Hounds of Love, the latest horror export from Australia, is unpleasant to a fault.
By: Jessica Goddard The Belko Experiment, directed by Greg McLean (Wolf Creek) and written by James Gunn (Guardians of the Galaxy), is a cruel, manipulative, needless exploit into pure violence and gore.
Set in 2007, after the official end of the Iraq war had been announced, The Wall follows two American soldiers who investigate the area where civilian workers were attacked during the construction of an oil pipeline. The soldiers find themselves pinned behind a crumbling wall by an enemy sniper and struggling for survival.
Bas Devos’ feature film debut Violet is an unforgettable movie. There’s so much to admire about it: its cinematography, its patience, and Cesar De Sutter’s outstanding introverted performance. However, Devos’ daring ambition to visualize inner conflict through minimal dialogue may be the film’s strongest achievement.
I love my mom, which is why I won’t be taking her to see Mom & Me for Mother’s Day. Well, to be fair, we live four hours apart from each other, so we were planning on spending this day apart anyways – her card is in the mail. But, if there were a sudden change of plans and we could watch a movie together, I would still insist we steer clear of Ken Wardrop’s doc.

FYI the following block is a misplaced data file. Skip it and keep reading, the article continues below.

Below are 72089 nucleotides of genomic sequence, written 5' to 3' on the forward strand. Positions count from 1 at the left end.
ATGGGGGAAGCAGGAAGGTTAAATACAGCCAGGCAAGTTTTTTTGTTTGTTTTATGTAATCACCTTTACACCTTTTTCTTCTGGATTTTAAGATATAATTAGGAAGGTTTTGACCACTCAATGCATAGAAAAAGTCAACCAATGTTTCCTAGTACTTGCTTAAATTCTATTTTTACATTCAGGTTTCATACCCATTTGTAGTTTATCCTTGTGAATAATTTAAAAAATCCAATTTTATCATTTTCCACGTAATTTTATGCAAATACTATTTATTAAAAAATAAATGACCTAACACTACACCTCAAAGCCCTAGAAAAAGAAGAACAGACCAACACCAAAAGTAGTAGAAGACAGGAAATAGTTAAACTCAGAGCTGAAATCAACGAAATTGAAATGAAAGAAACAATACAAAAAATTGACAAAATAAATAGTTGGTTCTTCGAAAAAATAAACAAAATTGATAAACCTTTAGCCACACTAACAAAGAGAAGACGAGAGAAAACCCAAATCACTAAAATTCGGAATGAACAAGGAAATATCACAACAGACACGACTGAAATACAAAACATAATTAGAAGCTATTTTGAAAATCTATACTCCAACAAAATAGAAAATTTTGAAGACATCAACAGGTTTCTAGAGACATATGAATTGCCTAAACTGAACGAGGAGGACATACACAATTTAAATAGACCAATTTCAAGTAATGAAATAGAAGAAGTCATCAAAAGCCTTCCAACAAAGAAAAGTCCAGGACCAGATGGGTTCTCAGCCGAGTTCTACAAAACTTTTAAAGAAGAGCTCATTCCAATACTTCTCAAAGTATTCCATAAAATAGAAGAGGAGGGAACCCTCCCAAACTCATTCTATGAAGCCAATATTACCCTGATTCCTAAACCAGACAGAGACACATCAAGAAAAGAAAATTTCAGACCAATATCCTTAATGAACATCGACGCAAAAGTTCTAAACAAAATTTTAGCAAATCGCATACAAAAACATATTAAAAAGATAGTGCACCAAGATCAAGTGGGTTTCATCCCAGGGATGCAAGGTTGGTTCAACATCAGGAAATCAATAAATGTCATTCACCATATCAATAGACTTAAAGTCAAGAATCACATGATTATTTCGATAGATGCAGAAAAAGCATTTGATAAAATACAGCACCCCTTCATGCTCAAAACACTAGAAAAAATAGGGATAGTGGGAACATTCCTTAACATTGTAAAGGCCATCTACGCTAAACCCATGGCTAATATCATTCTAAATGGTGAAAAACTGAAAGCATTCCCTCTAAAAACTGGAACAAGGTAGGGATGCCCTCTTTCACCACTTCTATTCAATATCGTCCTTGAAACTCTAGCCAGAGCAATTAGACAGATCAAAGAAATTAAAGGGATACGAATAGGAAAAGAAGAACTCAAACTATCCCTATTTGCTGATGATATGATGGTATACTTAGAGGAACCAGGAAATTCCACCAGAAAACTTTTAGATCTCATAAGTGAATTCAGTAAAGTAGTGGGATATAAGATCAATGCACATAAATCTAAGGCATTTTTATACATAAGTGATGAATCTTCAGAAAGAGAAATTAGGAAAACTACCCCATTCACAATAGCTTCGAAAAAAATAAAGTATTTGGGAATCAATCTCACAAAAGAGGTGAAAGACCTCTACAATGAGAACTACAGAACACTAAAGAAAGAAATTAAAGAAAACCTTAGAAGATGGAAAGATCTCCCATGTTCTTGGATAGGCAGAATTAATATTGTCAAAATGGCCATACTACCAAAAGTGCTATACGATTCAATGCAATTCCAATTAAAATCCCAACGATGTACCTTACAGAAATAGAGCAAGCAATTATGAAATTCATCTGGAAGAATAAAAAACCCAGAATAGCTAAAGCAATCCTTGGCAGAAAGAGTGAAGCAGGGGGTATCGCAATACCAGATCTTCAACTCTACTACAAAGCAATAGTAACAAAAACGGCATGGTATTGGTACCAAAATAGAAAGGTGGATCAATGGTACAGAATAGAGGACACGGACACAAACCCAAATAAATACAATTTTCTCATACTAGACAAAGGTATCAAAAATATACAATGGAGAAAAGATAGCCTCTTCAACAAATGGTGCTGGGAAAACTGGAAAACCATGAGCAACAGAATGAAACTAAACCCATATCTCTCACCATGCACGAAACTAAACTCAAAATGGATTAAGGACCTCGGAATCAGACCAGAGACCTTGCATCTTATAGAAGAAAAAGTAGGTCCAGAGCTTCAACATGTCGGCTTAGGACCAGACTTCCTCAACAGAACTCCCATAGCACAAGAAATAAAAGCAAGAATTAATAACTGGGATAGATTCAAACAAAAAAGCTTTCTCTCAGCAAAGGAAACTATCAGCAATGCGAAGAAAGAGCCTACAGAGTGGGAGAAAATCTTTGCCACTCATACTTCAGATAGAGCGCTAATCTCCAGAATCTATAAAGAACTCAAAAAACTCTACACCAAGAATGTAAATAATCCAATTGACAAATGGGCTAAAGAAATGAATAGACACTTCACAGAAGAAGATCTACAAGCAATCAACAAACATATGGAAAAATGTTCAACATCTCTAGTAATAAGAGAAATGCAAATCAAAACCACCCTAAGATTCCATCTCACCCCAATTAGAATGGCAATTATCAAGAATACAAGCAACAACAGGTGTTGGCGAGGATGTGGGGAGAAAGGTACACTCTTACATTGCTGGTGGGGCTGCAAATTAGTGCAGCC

Botanist and author Diana Beresford-Kroeger guides us through the forests of Vancouver Island, California, Germany, Japan, and Ireland in Jeff McKay’s documentary Call of the Forest: The Forgotten Wisdom of Trees. Like many ecological documentaries, the film emphasizes the relationship between trees and other organisms that make up complex forest ecosystems as well as how this ecosystem is connected to the earth’s oceans and atmosphere.
By: Nick Ferwerda Buster’s Mal Heart is a psychological thriller that will keep you guessing until the end.
The ReelAbilities Film Festival returns to Toronto on Wednesday, May 10 after a successful debut. The festival, centring around noble stories of disability cultures, will screen feature films and shorts around the city until Thursday, May 18.
On paper, Oren Moverman’s The Dinner, based on the novel by Dutch author Herman Koch, sounds similar to the 1981 chamber piece My Dinner with Andre, but with a darker twist. The intellectual wit of Andre isn’t present here, replaced instead with elements of thriller and drama.
After nearly a decade of bad comedies starring Adam Sandler, it feels weird to call his recent vehicle “good”. It’s also funny, good-natured, and features Sandler at the top of his form. Somebody pinch me.